Running Goals & Positive Manifestation

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Can one will her way from a boring job, stagnated running, and general malaise to European bliss?

Approximately one year ago I decided I needed a major change. I was feeling very dissatisfied with many aspects of my life. I hated my job. I enjoyed my city, but I was no longer feeling fulfilled there. My roommate was less than desirable. I was tired of dating men who didn’t take me seriously at all. Even my running goals were stagnating. One night when I was feeling particularly anxious, I took out my favorite journal and I practiced some positive manifestation.

What’s that, you ask? In a nutshell, the main idea behind positive manifestation is that you will your way to success. Not just believing, trying, or saying you can, although those are certainly included. Rather, you use your will to attract positive energy to manifest into your achieving your goals. Some call it voodoo, some call it magic, some call it The Secret, and some call it bullshit.

Regardless of what you think of this strategy, one thing is certain: maintaining a positive attitude throughout difficult patches in life and having goals at the forefront of your consciousness is incredibly powerful.

That fateful night, I wrote in my journal the things I would like to change in my life. I did not use, I want, I think, or even I can. I used I willI wrote down some general goals and then I took an hour-long run during which I repeated my goals over and over again until they were drilled into my head.

I used general goals because, for me personally, specificity is more unhealthy than it is helpful. Specific goals are what cause much of my stress in the first place. For a non-running example, I really needed a career change, but I wasn’t sure what I wanted to do. So I focused on what I want out of my career. I wrote “I will have a position that enables me to improve the lives of everyone who identifies as a woman.”

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Positive manifestation helped me achieve my goal of living in Europe! Here I am in Rome.

In reality, this could be a million different careers, and that’s the beauty of it! I recognized what I wanted, and I no longer felt like I was drowning in uncertainty. This realization gave me many options. Now, a year later, I have realized I want to become a lawyer. I 100% plan on using this strategy to help me choose and apply for law schools. I employed this strategy with other aspects of my life too, such as my living situation and relationships, and those have changed for the better.

And now I’m going to apply them to running goals! I’m not saying that if you simply write out some goals you will suddenly run twenty minutes faster in the marathon, but you must train your mind if you want to change your life or achieve difficult things. I actually wrote down what I wanted out of life, including running, in the next five years, and seeing it on paper helped me visualize my future, similar to Tea’s visualization techniques. I looked at my goals in my journal and read them aloud daily. I use at least one run a week for meditation on those goals: no music, no running buddies, just me, a trail and thinking about my future.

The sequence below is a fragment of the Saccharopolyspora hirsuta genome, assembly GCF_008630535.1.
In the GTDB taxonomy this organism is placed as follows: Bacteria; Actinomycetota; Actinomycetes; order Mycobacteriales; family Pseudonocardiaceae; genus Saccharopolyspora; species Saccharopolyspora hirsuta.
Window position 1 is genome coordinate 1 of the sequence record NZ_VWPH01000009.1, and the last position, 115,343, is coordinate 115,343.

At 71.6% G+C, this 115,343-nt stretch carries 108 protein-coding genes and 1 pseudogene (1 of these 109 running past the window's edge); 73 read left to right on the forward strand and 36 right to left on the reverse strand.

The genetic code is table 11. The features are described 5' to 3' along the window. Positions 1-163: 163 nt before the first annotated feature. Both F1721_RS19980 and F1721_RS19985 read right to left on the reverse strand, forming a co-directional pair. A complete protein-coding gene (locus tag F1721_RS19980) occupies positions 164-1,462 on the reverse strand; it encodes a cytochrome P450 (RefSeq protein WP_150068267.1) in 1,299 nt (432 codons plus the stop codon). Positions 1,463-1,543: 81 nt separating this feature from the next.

Many of us runners like to have specific time goals. But I’ve learned that I beat myself up when I don’t make a specific goal. I’ve been chasing a half marathon PR for four years now, and some days that number makes me feel like a failure. Instead of saying, “I want to run a 1:50 half marathon,” I will do better mentally if I say, “I will have a disciplined training season.” So if I focus my energy on having a more disciplined training season, I have to have faith that the specific time goal, that big PR, will come naturally.

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Little did I know my “future” included this view!

Tips for using positive manifestation in goal setting.

1. Write down at least three goals and take some time to repeat the goals to yourself. Use the verb will. The word “will” doesn’t allow any wiggle room. It’s future tense! It will happen!

2. Keep the goals in a place you see them often. If they are on a post-it note on the mirror or a bedside journal, look at them everyday to re-focus your energy. Remind yourself that you deserve it.

3. To supplement your goals, pick out some good ol’ motivational quotes as mantras.

4. Even if it sounds silly to you, positive manifestation is called that for a reason, so: exude positivity. Don’t say one single, negative thing about your goals after you’ve made your decision!

By changing my mindset to I will, identifying general goals I wanted to achieve and specific things I wanted to change in my life, I am in a much better place than I was a year ago. Applying these aspects of positive manifestation to your life and running can help you move toward a future you want in a more intentional and focused way!

What do you want from your running career this year?

I'm a student of law and life. A Jill of all trades, master of none. But I'm hoping to master something, sometime. ;) Preferably a sub-23 5k and a sub-4 marathon!

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3 comments

  1. I loved this article so much. I’m so glad you mentioned affirmations and the daily reflection of what you WILL do – I credit those routines for many goals I’ve accomplished in my life. ps: I’ve totally read the Secret.

  2. This reminds me of the book “You Are a Badass”. Easier said than done, but I totally believe in the empowerment that comes with declaring our goals to the world without fear of what other people think.

  3. Thanks for posting this! I really needed it. I have taken one small step for now. Good luck with your half marathon goal :)